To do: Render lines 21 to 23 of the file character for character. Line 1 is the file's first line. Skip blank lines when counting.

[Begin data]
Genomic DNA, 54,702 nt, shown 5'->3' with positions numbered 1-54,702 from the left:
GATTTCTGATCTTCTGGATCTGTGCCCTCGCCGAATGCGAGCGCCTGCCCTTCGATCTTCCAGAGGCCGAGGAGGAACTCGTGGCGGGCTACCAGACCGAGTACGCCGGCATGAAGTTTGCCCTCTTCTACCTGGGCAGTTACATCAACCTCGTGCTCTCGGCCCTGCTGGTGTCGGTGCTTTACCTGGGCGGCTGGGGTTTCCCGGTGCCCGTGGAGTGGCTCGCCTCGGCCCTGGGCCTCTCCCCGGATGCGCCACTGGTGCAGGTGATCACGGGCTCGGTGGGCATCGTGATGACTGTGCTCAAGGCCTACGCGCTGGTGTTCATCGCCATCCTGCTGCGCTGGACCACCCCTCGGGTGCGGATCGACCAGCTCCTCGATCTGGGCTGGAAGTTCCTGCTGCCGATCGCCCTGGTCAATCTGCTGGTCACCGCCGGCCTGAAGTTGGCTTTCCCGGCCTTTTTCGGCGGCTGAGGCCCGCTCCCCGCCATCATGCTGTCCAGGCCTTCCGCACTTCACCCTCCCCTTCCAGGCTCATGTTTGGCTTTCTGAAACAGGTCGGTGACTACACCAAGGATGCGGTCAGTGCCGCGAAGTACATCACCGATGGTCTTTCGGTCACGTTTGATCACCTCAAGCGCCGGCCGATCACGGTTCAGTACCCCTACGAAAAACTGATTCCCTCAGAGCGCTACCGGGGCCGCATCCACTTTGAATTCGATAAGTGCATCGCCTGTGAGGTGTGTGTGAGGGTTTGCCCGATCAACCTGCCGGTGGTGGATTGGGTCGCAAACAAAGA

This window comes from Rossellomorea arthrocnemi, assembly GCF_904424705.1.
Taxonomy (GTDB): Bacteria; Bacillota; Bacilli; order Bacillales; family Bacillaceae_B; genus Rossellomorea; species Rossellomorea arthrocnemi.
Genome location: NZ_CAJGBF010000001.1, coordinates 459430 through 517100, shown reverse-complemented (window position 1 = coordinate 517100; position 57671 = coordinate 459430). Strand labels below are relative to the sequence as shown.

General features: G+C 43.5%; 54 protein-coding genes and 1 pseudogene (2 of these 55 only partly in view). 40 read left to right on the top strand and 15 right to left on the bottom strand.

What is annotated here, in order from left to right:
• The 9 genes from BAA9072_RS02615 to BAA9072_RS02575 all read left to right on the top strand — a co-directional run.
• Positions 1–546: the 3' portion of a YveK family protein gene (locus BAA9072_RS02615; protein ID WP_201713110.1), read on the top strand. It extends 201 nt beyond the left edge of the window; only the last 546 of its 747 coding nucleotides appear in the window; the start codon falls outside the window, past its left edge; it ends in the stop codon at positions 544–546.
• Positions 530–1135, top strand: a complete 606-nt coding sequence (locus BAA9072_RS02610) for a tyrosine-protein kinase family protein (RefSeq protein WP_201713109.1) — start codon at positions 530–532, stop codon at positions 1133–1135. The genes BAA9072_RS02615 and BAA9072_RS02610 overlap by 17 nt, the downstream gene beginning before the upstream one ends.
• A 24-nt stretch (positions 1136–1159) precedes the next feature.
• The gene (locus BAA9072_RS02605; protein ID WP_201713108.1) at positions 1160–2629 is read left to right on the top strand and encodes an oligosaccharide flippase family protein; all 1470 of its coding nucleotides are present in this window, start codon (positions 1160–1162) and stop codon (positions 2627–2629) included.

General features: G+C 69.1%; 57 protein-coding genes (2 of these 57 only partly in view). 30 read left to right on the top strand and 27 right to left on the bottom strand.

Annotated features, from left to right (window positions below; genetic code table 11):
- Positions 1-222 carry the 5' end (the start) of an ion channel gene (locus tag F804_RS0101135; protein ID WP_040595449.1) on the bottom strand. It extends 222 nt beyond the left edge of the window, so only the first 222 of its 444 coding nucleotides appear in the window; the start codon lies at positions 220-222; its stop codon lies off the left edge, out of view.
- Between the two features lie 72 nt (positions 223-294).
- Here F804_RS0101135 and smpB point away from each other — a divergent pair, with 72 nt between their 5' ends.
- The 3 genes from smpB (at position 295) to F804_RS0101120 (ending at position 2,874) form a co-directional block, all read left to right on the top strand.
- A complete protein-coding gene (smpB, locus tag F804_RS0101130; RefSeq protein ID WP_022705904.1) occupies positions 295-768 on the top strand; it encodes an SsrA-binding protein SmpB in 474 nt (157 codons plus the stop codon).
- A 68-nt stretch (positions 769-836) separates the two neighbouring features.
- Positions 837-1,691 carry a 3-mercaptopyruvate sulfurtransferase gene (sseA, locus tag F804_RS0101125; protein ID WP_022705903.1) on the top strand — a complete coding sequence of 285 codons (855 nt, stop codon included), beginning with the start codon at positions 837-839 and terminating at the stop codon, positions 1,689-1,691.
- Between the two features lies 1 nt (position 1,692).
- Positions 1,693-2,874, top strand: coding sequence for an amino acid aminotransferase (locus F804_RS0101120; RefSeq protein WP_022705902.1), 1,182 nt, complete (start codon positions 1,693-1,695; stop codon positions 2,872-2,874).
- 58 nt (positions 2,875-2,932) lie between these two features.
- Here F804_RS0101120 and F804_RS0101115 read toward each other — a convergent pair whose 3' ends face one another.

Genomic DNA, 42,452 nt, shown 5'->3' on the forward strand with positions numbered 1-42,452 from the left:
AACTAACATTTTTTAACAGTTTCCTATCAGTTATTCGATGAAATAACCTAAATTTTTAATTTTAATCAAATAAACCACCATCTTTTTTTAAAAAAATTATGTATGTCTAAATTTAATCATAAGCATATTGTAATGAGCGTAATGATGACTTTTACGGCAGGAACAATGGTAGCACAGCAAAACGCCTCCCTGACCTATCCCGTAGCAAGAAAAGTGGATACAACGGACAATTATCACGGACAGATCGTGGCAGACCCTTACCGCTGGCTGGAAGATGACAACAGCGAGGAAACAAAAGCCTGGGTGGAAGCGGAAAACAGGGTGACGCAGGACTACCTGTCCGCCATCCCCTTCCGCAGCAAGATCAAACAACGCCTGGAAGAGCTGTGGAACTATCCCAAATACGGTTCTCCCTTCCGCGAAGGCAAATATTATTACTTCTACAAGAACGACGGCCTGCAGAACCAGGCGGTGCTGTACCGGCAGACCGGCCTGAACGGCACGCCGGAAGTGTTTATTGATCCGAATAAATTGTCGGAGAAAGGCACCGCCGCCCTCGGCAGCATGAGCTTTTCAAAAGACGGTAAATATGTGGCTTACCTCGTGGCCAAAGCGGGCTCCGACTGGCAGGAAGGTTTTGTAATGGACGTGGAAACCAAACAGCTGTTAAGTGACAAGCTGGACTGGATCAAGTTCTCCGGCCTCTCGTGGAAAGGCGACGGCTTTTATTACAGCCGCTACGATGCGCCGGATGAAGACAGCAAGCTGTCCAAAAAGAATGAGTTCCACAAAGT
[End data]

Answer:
- Positions 837-1,691 carry a 3-mercaptopyruvate sulfurtransferase gene (sseA, locus tag F804_RS0101125; protein ID WP_022705903.1) on the top strand — a complete coding sequence of 285 codons (855 nt, stop codon included), beginning with the start codon at positions 837-839 and terminating at the stop codon, positions 1,689-1,691.
- Between the two features lies 1 nt (position 1,692).
- Positions 1,693-2,874, top strand: coding sequence for an amino acid aminotransferase (locus F804_RS0101120; RefSeq protein WP_022705902.1), 1,182 nt, complete (start codon positions 1,693-1,695; stop codon positions 2,872-2,874).